The start was the same–looking at the shelter’s website and available dogs. But again, those pages generally list almost no information about the dog’s history, behavior, or medical issues. This time we were a little more particular in looking for a dog of a similar size and age to Luna, but with a much more relaxed personality (she’s a spitfire!).

I looked around for a while and submitted some applications at rescues, but the dogs always got scooped up too quickly. Pandemic dog adoptions have been through the roof. So, intent on my mission, I began checking the local shelter’s website more often. Finally, I saw a new dog listed who was the same age and size as Luna, and so adorable. With no other information, we put in an application.

I got a call a couple days later saying I was the first applicant on the list and we could schedule an in-person meeting. We had to bring our current dog, of course, to see if they got along. This time, there was no going into the shelter to meet dogs at our leisure. In fact, we never stepped through the doors. We met in a small fenced-in area outside, where some staff brought the dog out and walked him around on a leash, while our dog, also leashed, sniffed him, and we determined that he had no opposition to her.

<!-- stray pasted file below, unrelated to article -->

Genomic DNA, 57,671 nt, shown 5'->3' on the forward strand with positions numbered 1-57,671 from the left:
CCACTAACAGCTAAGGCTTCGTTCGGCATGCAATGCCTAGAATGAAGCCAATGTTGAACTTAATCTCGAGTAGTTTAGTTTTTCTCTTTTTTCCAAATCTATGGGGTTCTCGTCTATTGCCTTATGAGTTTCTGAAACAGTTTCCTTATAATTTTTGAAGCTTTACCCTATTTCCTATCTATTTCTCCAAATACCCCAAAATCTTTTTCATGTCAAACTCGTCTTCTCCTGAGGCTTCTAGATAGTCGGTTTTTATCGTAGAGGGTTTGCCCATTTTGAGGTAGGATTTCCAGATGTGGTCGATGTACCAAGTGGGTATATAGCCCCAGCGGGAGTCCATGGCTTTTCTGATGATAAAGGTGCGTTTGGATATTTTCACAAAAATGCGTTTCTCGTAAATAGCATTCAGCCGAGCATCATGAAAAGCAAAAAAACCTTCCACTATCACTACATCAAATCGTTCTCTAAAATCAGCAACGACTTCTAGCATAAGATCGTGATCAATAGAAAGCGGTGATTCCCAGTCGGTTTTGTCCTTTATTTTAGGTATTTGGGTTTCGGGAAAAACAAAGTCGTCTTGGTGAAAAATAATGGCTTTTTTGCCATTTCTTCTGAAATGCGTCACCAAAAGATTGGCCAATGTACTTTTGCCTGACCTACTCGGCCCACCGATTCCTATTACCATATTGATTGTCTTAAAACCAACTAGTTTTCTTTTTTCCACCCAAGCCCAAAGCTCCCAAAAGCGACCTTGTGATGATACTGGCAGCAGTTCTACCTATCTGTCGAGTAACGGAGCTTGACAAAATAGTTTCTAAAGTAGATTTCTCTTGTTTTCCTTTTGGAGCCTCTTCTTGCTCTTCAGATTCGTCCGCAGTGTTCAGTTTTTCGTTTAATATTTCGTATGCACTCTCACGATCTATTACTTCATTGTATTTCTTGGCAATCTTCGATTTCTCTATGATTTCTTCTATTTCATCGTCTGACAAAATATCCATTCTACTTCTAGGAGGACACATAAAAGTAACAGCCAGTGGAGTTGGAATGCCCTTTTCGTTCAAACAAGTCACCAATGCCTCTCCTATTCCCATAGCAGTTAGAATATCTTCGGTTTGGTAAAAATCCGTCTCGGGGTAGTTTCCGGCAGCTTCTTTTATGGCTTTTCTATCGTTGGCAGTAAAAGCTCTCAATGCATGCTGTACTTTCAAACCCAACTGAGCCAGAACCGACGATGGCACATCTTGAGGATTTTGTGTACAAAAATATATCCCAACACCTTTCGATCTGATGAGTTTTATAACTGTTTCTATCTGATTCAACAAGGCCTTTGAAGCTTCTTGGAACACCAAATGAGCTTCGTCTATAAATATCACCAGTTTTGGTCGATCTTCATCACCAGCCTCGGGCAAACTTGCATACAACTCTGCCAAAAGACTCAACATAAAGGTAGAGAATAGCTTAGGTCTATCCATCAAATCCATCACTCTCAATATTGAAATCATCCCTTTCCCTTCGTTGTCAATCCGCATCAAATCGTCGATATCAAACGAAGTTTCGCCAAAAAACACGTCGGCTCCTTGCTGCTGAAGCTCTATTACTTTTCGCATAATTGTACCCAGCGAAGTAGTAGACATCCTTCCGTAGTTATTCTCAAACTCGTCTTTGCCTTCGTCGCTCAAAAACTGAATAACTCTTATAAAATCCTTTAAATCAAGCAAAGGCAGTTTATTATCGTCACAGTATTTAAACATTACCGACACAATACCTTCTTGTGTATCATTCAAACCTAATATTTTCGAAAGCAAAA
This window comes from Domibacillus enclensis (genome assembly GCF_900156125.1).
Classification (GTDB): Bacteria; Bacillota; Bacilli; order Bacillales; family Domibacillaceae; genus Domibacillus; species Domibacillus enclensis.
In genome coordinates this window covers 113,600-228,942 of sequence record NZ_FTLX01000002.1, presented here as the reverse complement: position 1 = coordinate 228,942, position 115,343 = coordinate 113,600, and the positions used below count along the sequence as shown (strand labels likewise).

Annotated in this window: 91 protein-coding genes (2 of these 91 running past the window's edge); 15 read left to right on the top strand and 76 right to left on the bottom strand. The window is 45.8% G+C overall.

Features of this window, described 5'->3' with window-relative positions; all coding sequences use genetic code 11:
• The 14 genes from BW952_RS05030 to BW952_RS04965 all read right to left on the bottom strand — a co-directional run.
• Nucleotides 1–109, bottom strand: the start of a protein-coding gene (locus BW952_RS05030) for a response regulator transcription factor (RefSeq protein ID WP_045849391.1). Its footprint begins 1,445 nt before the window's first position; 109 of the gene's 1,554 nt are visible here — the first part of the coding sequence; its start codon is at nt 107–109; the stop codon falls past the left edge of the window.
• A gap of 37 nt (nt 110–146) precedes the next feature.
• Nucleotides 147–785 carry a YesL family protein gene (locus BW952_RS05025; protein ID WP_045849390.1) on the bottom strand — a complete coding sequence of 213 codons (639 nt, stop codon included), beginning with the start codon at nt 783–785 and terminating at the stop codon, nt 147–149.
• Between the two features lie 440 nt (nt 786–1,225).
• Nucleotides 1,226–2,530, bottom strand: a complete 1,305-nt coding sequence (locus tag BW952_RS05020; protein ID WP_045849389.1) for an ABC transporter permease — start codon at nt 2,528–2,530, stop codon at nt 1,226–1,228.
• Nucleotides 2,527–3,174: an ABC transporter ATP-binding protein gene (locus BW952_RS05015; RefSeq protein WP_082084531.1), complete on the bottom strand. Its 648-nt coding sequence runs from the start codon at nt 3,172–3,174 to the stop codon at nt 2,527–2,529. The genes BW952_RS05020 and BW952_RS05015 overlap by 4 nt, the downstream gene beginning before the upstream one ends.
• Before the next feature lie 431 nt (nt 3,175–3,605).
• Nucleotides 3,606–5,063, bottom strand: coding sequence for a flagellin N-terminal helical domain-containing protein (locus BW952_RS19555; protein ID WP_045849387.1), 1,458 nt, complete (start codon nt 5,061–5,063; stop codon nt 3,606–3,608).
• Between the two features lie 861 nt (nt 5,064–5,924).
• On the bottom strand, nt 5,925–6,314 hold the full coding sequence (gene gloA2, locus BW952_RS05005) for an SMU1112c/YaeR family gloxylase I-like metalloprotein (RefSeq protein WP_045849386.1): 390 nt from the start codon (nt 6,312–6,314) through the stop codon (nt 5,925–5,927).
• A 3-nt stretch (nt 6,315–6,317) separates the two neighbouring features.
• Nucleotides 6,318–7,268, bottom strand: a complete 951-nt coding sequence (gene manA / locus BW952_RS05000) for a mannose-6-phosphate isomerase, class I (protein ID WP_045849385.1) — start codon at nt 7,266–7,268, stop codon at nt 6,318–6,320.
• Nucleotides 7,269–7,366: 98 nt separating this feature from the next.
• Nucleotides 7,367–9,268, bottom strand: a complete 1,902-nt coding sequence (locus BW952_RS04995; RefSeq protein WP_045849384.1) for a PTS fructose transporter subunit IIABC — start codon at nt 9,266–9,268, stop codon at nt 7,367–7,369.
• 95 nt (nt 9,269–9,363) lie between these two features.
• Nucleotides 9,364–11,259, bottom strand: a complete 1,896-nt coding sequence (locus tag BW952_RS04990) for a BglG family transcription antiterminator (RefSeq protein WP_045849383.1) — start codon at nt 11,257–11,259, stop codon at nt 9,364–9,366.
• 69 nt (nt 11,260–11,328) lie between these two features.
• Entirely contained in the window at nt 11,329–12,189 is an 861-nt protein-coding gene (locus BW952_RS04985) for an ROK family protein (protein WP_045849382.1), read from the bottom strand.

And then, 10 minutes later, they took him back inside and asked us to make a decision! We didn’t even pet him, interact with him without our dog, or see him for more than a few minutes before it was decision time. And for whatever reason, seeing how calm he was around our dog, we decided just to go for it.

They asked if we had a leash on hand, and, panicked, we asked if we could come back later in the day when our other dog wasn’t in the car as well, a super chaotic way to bring a new pet home. They agreed with some hesitance, and we came back two hours later with supplies.

We completed all the paperwork and payments outside the shelter on a clipboard, in a vaguely rushed fashion. And all of the sudden we had another dog, Atlas. But not only was he thrilled to have a family to leave with, I can honestly say I’ve never had a better or more affectionate dog in my life. We took a total gamble on his personality, and it paid off. But truly it could have gone either way.

Adopting a shelter dog these days certainly requires a little more patience and a lot more risk-taking, but the outcome of saving a life and having a wonderful companion is the same, pandemic or not.

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About Annie Burdick

Annie Burdick is a writer and editor living in Portland, Oregon, but transplanted from the Midwest. She also works as a community inclusion specialist for adults with disabilities. Previously she's edited and written for magazines, websites, books, and small businesses, on an absurdly wide range of topics. She spends the rest of her time reading, eating good food, and finding new adventures in the Pacific Northwest.